Interferon-alpha is the frontline therapy of the majority of chronic myeloid leukemia (CML) patients who are not eligible for bone marrow transplantation. Many patients are treated for long periods, and there is concern about the long-term immune effects of its use. Autoimmune disorders in patients treated with IFN-alpha may be related to the direct immunomodulating properties of IFN or may be linked to a possible toxic effect in target organs, triggering autoimmunity. On the other hand, the immune effects of IFN may play a role in its therapeutic actions. The aims of our study were to assess the incidence of autoimmune phenomena in these patients, and to measure the possible association between the generation of autoimmune phenomena and the antileukemic effect of IFN alpha. Therefore, 46 patients with Ph1(+) CML in the first chronic phase were studied for the appearance of immune complications, their connection to IFN dose, time of appearance, and the possible association with the response to treatment. Autoimmune abnormalities have been found in 28% of our patients. Moreover, a significant association was found between autoimmune alterations and female sex (P = 0.02, OR 4.5, 95% CI 1.13-17.9) and a longer treatment time (1.6 vs. 4.1 years) (P = 0.02; OR 1.01, 95% CI 1-1.02). The Kaplan-Meier estimated probability of obtaining a cytogenetic response was significantly higher in patients who developed autoimmune alterations (P = 0.049), and this difference was also evident in Cox's analysis when controlling with other potentially confounding variables (P = 0.078). We conclude that CML patients treated with IFN alpha have a high incidence of autoimmune phenomenon.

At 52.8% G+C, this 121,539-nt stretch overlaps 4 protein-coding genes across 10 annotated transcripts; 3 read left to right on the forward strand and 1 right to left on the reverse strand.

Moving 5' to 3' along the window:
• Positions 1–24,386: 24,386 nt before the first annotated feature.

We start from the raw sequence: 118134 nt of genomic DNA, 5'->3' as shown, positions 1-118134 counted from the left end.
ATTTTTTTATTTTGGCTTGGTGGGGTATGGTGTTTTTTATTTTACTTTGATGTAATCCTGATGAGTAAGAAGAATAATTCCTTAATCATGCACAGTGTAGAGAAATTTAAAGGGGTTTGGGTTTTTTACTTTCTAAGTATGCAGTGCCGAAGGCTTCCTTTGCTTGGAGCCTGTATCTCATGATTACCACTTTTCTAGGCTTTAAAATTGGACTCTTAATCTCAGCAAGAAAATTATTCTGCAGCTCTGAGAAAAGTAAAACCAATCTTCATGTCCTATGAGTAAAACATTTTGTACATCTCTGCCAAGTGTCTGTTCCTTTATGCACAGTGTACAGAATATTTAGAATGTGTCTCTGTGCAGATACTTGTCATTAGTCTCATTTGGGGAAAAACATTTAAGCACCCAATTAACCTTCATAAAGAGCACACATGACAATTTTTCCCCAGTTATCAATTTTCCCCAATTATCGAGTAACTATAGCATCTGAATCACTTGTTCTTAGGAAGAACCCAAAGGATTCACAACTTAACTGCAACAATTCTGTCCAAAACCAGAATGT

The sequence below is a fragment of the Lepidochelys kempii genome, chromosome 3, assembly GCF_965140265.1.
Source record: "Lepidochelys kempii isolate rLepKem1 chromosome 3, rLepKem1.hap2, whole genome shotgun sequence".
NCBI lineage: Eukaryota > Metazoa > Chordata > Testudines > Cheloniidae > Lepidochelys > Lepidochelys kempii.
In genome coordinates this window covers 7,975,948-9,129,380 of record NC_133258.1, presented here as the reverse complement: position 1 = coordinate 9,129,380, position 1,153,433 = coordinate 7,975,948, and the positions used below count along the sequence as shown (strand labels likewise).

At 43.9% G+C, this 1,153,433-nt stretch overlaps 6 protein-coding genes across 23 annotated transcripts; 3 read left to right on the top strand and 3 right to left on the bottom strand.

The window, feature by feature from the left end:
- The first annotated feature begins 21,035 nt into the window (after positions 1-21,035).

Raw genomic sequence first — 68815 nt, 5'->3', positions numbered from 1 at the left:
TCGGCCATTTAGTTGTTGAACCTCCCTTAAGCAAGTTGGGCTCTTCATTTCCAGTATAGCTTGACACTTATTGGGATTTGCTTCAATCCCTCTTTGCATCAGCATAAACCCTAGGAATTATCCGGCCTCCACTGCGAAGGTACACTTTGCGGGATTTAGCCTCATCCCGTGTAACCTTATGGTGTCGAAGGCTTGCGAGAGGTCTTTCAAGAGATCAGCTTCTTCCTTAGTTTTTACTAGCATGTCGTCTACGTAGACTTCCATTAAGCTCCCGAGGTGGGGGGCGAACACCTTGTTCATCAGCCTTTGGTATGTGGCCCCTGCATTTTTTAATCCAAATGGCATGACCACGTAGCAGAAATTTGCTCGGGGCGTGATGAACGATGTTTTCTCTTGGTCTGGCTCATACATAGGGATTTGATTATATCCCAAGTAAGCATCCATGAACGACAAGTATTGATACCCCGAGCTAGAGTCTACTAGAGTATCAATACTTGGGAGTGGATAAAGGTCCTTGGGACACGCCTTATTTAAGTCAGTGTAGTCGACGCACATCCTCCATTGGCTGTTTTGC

Copyright 2003 Wiley-Liss, Inc.